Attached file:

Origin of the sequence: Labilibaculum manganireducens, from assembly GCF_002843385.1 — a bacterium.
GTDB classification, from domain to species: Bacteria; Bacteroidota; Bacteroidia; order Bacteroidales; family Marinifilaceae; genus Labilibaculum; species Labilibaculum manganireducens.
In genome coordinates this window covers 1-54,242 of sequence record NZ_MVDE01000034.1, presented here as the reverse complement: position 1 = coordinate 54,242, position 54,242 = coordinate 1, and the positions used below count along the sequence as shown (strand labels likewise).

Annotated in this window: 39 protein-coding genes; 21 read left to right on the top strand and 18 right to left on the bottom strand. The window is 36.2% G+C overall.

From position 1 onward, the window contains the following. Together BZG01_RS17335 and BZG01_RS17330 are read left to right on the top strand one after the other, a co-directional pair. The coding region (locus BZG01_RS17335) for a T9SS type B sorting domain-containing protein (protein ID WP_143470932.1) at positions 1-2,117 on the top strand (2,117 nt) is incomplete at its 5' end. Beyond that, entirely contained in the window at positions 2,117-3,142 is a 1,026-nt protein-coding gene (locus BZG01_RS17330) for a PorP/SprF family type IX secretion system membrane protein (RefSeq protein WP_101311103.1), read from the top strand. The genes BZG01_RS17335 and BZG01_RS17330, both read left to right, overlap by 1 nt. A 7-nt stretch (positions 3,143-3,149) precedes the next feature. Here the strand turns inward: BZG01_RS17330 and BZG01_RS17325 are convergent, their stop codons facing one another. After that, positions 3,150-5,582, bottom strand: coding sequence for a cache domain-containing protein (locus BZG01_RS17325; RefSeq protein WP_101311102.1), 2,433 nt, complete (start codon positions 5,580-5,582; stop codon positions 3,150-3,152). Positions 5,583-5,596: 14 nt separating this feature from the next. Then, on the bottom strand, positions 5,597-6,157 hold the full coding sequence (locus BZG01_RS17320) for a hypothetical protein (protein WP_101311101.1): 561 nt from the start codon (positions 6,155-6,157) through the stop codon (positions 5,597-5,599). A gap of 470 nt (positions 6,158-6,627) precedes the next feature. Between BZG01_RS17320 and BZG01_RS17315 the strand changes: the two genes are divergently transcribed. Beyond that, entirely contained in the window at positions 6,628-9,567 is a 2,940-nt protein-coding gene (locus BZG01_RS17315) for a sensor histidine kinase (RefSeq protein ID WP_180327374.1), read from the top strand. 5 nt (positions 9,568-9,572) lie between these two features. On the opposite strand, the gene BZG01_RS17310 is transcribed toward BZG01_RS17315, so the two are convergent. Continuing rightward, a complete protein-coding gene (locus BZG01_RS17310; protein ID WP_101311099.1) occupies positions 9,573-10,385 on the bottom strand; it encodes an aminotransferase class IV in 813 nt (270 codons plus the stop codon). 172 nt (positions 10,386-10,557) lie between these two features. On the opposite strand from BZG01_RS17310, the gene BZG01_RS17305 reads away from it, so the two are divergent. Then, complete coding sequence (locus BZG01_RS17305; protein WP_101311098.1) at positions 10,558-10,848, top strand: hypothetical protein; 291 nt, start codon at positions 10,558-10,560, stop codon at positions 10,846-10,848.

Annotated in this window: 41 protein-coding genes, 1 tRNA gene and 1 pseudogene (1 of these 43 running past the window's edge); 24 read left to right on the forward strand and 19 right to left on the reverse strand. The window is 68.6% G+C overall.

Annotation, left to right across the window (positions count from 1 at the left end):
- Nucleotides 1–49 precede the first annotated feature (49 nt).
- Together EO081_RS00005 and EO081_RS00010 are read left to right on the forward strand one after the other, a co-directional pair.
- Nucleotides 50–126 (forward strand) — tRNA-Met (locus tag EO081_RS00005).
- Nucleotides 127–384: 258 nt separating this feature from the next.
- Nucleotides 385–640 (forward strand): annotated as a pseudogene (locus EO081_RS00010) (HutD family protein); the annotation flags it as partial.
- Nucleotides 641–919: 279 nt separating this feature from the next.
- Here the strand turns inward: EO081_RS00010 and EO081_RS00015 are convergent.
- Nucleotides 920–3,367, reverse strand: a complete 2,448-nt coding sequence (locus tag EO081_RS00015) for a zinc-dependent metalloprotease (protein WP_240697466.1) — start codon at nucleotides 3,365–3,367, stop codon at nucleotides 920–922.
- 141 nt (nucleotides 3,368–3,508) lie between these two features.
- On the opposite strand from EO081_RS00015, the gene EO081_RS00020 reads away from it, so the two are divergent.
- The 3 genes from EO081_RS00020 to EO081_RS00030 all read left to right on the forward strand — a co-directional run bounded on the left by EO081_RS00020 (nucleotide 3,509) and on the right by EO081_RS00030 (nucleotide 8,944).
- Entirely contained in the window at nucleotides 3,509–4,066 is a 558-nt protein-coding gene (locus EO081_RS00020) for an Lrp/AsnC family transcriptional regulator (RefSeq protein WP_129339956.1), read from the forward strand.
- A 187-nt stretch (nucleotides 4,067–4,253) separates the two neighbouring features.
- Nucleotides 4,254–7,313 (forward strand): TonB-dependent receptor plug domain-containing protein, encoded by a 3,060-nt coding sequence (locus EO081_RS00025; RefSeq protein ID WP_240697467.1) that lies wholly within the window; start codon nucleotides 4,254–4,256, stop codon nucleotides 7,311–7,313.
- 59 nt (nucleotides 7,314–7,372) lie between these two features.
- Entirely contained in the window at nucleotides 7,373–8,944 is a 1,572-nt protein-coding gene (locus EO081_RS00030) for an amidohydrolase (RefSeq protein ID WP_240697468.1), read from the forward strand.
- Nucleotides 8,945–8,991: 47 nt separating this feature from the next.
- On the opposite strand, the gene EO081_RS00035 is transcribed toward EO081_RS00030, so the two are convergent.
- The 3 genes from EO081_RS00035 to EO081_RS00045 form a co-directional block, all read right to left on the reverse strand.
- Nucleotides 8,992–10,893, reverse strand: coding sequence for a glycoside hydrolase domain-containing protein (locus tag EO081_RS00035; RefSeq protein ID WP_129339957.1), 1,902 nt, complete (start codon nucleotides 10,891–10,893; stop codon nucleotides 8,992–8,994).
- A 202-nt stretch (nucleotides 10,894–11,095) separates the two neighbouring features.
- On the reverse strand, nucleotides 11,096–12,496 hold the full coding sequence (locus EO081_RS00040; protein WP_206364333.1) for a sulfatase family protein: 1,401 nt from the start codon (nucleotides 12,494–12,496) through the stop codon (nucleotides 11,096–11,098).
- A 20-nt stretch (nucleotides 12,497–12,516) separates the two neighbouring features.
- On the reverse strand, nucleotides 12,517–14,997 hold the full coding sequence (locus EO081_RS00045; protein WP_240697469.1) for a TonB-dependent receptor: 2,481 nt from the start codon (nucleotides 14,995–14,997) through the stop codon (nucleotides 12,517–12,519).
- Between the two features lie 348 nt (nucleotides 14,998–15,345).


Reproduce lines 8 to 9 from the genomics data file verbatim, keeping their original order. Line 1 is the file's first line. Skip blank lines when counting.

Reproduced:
- Nucleotides 1–49 precede the first annotated feature (49 nt).
- Together EO081_RS00005 and EO081_RS00010 are read left to right on the forward strand one after the other, a co-directional pair.